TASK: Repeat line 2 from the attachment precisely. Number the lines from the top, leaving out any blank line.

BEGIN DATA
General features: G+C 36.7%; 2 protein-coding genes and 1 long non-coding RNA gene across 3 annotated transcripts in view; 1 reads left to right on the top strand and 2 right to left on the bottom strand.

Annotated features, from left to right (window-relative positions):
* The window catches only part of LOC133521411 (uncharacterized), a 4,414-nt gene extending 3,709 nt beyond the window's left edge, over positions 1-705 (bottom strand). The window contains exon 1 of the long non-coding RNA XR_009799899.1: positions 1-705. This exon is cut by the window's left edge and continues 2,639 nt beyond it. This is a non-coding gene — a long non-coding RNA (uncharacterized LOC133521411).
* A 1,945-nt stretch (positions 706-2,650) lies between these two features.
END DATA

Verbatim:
Annotated features, from left to right (window-relative positions):